A Wall victory on July 14 would quite possibly push this seat from the “Toss Up” to “Lean Democratic” column. A Nehls victory would nudge it in the opposite direction, although perhaps not quite into the “Lean Republican” column.
Texas’s 23rd Congressional District: Gonzales vs. Reyes
TX-23 runs from San Antonio in the east to the lower El Paso Valley more than 500 miles to the west. The seat is open after GOP incumbent Rep. Will Hurd opted not to seek reelection for several reasons, including the increasing difficulty he has had achieving reelection. His margins of victory have fallen progressively from 2.1 percent in his initial 2014 victory over Democrat Pete Gallego to 0.4 percent in 2018 over Democrat Gina Ortiz Jones.
Tony Gonzales and Raul Reyes Jr. finished first and second on March 3 with 28 percent and 23 percent, respectively. Gonzales is the preferred candidate of many national and Texas Republican officeholders and elites, including Trump, U.S. House Minority Leader Kevin McCarthy (R-Calif.) and Minority Whip Steve Scalise (R-La.), Hurd, Texas Agriculture Commissioner Sid Miller and former Texas Governor Rick Perry. Reyes’s list of A-list endorsers is much smaller, although it includes Sen. Ted Cruz (R-Texas).
Whoever wins on July 14 faces an uphill struggle against Ortiz Jones in November, although the hill would be steeper for Reyes than for Gonzales. This is due to Gonzales’s better ideological and rhetorical fit with the district’s median voter as well as the greater likelihood of national money flowing to a Gonzales campaign than to a Reyes campaign in the fall.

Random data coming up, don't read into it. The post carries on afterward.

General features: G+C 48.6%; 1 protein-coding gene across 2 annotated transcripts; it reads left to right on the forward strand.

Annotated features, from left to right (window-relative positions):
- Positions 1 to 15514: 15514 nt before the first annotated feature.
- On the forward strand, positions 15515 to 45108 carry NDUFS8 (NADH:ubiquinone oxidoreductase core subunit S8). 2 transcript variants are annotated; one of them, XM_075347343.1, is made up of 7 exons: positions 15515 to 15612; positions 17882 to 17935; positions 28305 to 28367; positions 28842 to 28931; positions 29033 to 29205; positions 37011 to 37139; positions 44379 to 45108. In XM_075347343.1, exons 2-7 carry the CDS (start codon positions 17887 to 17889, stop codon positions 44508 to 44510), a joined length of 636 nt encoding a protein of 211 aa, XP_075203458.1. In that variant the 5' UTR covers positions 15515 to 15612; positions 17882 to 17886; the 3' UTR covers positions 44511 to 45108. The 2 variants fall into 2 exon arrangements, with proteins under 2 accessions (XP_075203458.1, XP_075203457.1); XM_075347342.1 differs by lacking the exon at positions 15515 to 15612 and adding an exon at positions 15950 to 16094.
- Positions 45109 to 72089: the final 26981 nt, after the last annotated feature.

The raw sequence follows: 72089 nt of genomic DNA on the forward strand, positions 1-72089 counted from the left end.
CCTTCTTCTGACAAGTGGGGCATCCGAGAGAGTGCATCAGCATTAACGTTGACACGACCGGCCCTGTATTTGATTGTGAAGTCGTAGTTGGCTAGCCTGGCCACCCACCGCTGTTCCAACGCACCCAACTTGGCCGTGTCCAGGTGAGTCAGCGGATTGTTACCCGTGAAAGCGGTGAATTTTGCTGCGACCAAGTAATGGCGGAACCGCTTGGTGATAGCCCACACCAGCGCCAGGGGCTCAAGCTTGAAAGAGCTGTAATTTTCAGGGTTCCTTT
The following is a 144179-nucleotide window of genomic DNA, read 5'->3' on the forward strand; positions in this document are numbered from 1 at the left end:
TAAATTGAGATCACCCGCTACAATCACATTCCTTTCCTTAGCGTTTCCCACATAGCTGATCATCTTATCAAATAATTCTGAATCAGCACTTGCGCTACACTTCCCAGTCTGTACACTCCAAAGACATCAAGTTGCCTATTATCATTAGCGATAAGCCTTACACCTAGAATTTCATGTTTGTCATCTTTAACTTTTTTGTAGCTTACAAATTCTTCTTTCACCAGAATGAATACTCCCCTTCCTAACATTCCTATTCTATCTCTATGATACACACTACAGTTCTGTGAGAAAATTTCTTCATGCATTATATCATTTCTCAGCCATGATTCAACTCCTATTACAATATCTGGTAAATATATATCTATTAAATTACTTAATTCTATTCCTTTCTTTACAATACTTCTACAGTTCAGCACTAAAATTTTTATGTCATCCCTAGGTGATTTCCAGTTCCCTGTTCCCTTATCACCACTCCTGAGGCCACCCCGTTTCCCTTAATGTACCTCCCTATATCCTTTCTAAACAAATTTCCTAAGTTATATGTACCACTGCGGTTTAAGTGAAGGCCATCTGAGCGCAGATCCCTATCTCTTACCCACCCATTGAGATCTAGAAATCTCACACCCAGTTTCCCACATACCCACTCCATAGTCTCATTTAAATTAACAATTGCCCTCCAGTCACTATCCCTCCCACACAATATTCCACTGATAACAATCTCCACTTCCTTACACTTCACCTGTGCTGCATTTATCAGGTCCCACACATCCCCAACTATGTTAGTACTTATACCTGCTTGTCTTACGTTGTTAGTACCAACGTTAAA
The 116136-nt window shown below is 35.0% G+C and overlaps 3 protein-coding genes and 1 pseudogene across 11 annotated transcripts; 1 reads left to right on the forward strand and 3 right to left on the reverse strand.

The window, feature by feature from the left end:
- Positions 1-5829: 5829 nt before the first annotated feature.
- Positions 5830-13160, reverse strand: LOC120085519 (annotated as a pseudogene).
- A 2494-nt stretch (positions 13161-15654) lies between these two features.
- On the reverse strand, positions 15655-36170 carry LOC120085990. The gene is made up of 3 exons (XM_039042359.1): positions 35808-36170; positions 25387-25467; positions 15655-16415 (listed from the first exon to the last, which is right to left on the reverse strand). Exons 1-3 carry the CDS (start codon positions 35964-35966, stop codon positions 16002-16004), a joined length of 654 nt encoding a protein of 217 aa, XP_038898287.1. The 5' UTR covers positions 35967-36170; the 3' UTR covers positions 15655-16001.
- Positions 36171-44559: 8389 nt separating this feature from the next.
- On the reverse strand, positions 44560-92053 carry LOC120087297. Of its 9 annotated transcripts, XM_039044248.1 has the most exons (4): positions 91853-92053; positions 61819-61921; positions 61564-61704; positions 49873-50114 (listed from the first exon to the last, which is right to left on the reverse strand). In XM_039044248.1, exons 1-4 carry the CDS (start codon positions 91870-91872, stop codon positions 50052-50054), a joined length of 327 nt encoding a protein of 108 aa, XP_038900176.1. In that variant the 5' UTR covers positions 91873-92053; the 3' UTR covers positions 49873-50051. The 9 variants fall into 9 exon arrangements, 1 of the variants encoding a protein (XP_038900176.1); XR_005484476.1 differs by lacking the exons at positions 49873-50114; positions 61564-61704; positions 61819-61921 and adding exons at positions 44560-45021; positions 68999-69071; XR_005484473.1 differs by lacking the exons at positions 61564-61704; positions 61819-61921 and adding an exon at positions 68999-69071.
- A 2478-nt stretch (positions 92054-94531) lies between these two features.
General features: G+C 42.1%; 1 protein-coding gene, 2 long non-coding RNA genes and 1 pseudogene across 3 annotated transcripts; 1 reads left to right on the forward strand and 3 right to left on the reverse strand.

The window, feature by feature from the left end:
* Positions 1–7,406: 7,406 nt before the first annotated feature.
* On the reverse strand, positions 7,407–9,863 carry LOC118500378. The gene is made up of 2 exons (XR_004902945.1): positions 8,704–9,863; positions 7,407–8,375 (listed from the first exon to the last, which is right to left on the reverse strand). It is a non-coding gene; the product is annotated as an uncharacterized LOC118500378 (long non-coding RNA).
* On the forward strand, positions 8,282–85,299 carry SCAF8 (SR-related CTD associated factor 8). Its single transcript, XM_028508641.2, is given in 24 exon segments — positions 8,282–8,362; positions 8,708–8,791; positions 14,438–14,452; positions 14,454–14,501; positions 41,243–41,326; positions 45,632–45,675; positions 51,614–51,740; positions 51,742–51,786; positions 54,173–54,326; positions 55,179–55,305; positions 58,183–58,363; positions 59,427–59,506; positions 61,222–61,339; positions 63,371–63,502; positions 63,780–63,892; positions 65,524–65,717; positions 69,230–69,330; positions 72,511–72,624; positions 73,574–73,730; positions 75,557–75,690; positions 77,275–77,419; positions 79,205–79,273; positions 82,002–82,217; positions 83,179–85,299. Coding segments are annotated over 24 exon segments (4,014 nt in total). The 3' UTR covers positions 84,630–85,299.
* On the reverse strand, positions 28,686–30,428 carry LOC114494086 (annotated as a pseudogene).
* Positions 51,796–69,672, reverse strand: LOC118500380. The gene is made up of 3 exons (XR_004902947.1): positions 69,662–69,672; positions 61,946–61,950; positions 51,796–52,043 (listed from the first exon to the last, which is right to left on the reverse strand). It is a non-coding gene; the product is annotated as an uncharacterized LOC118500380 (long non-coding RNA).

One thing either candidate will have going for him is that each is a Latino in a district where 70 percent of residents and 55 percent of registered voters are Latinos. Ortiz Jones is not a Latina, which does not sit well with some TX-23 Democrats.
Texas’s 17th Congressional District: Sessions vs. Swann
TX-17 Rep. Bill Flores opted not to seek reelection in 2020, opening the way to a 12-candidate scrum in March from which former Rep. Pete Sessions (32 percent) and Waco small business owner Renee Swann (19 percent) moved on to the runoff. TX-17 is a safe GOP seat that Flores won by 16 points in 2018 and where Trump defeated Hillary Clinton by 17 points in 2016.
Sessions lost his seat in Texas’s 32nd Congressional District in Dallas in 2018 to Collin Allred by 7 points. Rather than engage in the difficult task of attempting to defeat Allred in an increasingly blue TX-32, Sessions packed his bags and headed south to TX-17, whose major population centers are Waco and Bryan-College Station.
Swann is backed by most district GOP political actors, including Flores, while Sessions is relying more on his national elite support and name recognition from his 22-year tenure in Congress. If victorious, Swann would provide sorely needed gender diversity to the Texas GOP House delegation, which is composed of 22 men and one woman, Rep. Kay Granger. Only one other Texas Republican woman (Beth Van Duyne in the “Toss Up” 24th Congressional District) is in a position to win in November.